The Savages (Tamara Jenkins, 2007) Maybe it's a pack-order kind of thing.
I've had enough conversations with children of aging parents complaining about their siblings who want nothing to do with the responsibility (and I usually end up talking to the sibling who enables them).
I say "pack-order" since, once out of the shadow of their parents' influence, the children suddenly see themselves as "top dog" in value, rather than having to be supplicant in the demands of their parents. Then, as time goes by, and the roles of need become reversed—the child must fend for the parent while that parent tries to assert the illusion of authority over the children (something reinforced in the kids by a lifetime of obedience, mixed with bitter defiance).
To disrupt this natural balance leads to the inevitable melt-down of the nuclear family. And both sides resist the change and hold on to their acquired ground, when it's as natural a part of the life-cycle as Death (which we also resist). It's as inevitable as a change in seasons, but it always seems to catch us by surprise.
The parent must learn (if they have a mind to) to accept their diminished capacity. The child must learn responsibility over another human being beyond their own needs. And both resist it, kicking and screaming, sometimes literally.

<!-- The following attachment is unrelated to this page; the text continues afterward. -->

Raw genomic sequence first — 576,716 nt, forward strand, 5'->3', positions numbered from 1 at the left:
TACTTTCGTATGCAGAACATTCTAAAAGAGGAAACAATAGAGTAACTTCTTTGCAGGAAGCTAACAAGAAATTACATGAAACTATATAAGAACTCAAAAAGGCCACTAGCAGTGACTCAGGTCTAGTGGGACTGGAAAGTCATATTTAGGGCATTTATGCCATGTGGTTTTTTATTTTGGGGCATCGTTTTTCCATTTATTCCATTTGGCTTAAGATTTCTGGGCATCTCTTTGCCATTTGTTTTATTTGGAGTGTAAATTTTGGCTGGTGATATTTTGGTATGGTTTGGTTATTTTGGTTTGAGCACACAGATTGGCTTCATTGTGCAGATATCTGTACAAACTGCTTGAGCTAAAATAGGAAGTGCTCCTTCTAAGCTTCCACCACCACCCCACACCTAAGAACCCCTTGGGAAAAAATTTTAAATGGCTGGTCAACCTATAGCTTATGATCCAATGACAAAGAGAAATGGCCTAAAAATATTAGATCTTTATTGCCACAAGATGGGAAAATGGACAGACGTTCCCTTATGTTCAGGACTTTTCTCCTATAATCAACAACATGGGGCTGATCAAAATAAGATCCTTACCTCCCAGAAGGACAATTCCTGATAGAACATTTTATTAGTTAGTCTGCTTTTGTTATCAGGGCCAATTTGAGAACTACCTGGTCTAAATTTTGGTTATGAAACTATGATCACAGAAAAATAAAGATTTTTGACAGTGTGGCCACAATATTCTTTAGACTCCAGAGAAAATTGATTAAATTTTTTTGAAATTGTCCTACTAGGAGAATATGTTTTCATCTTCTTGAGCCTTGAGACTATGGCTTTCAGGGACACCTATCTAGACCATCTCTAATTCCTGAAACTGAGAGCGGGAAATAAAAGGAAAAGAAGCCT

This is rich dramatic ground to till, and The Savages manages to break it down to its basic components. The two siblings (Philip Seymour Hoffman and Laura Linney—who would appear to have nothing in common other than their enormous talents) must deal with their diminished father (Philip Bosco, nicely delineating the edges of gruffness and helplessness), whose longtime companion in an assisted living facility has just died of a sudden heart attack, shattering the illusion of his independence. It's up to the kids, both academics and both lousy at relationships, to suddenly cope with unfamiliar territory: 1) real life and 2) the responsibility of being a partner. Of course, they fight like cats and dogs. Their rivalries, ostensibly for their parent's affection but also over the acquisition of writer's grants, is always churning just below the surface and bubbles up in passive-aggressive little blorps and clumps and repressed urges to kill (Linney and Hoffman excel at unspoken emotion—they wear it in their jaw-lines) and bitter sub-text.
Only a universal event can shock perspective into these two people looking inward for answers, and it is only the confrontation of common mortality that can civilize these savages.
The movie is funny and depressing as Hell.
But, that's Life.